Is realism still relevant today?
First, we must understand that IR is a universal descriptor used to describe a multifaceted and multidisciplinary subject area. And second, we must acknowledge that in international relations, there are contesting theories which seek to simplify and explain the contemporary world of international affairs. The discipline of IR has since been dominated by “Realism” since the dawn of Thucydides, Hobbes and Machiavelli, who placed a strong emphasis on the pessimism of the nature of man, the strength of the state and power. And in order to comprehend why this is, we must first concentrate primarily on the different facets of the realist school of thought and examine its appeal and principle contributions to our understanding of the contemporary world of IR in order to gauge its relevance today.
Realism and realist such as Carr, Morgenthau, Waltz and Kennan have been widely credited for their portrayal of the world i.e. the world as it is rather than as it should be, thus realist focus more on the realities of the system rather instead of relying on an utopian political rhetoric. The theory has been widely used and recognised in IR as it provides us with the more realistic explanation of contemporary IR; it places emphasis on rationality and offers us with an unsentimental pessimistic view of the world. Realism however would drive the agenda- practice must create theory rather than theory creating practice as the failed League of Nations with its spurious belief in that harmony of interests had allowed it to . H.E. Carr’s rhetoric that practice creates theory rather than theory creating practice has had a major impact on the study of IR and state demeanour, it is like saying we didn’t need to learn about evolution in order to evolve. From the end of the Second World War until 1970 90 per cent of data-based studies of international politics were based on realist theoretical assumptions . From this, it is apparent that most states used realist interpretation of the world as realism offered a more practical explanation of the world through its practice creates theory rhetoric.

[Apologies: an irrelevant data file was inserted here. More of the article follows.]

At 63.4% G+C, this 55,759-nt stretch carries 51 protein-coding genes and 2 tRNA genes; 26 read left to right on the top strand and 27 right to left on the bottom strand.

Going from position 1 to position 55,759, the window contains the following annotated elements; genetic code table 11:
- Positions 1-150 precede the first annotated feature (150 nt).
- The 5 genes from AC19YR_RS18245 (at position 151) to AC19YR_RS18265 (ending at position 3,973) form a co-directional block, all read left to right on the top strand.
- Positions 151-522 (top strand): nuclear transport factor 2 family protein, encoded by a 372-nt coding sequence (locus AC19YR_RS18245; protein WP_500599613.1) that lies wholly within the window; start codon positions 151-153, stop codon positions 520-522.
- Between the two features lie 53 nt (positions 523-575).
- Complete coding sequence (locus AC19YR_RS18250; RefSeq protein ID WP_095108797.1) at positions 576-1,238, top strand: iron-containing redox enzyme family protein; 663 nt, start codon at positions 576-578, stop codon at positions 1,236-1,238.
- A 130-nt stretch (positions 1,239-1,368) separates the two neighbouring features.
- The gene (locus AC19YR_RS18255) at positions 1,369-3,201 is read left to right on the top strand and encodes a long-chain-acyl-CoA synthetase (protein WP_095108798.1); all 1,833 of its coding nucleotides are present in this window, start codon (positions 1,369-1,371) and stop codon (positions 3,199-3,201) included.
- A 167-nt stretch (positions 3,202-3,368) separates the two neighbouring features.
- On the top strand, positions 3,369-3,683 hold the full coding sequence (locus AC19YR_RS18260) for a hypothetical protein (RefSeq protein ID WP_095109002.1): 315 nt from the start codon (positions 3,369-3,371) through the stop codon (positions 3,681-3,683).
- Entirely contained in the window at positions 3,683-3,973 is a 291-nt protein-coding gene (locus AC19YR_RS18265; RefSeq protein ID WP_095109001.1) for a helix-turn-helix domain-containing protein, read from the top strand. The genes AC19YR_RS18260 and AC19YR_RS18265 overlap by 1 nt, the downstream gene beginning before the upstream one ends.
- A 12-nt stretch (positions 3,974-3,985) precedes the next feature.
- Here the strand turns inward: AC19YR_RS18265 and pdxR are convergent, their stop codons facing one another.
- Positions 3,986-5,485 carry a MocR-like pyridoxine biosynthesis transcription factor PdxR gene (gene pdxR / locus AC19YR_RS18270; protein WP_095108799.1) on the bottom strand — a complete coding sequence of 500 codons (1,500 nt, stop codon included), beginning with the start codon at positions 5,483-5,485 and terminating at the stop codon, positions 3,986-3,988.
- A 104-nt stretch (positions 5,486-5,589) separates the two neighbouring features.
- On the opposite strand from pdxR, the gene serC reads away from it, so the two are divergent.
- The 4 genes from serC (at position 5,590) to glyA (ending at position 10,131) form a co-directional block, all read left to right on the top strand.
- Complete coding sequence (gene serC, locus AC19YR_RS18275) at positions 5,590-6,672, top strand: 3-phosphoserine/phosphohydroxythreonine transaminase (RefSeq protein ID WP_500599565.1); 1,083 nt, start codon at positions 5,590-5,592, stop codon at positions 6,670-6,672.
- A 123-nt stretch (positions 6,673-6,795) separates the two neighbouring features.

Despite the implications of its name, “Realism”, it is, however, not a monolithic ideology that describes and dominates the field of international relations. Critics have, on occasion, scrutinised and penalised realism for its blatant neglect on the roles of external and internal actors that are having major effect on the international system. As Jack Snyder pointed out that, ‘It is harder for the normally state-centric realist to explain why the world’s only superpower announced a war against Al-Qaeda, a non-state terrorist organization’. Non-state actors have, recently, become increasingly more important and influential in the international system; this may be due to the change of the international system or the lack of sovereignty when dealing with IOs (International Organisations). These external actors are constantly affecting and influencing the behaviour of sovereign states and the international system on matters of both domestic and international affairs such as the stance n climate change; this may be due to the anarchical system realist believe exist, where there is no central-global government presiding over the international system ergo those with more power will go unchallenged. The strong dogmatic emphasis placed by realism on states being the primary actors in international relations is currently and will continue to be undermined by powerful international organizations such as N.A.T.O, who from August 2009 are currently involved in counter-piracy operations off the Horn of Africa, something sovereign states would normally do, or better yet, N.A.T.O who, recently established a “no-fly zone” in Libya 2011. One of the tenets of realism i.e. states are the key actors in IR, does not allow it to comprehend and deal with the notion of why non-state actors are becoming more important and influential in the international stage. Thus this failure of realism to evolve alongside the pragmatic world of IR will make the theory irrelevant due to its inability to combat new threats that are not related to the state, a key example being climate change. The theory fails to explain why sovereign state will willing give up its power to an NGO on grounds of environmental dangers, in the new world of politics, Realism remains nothing more than a relic of the warring states read in history books.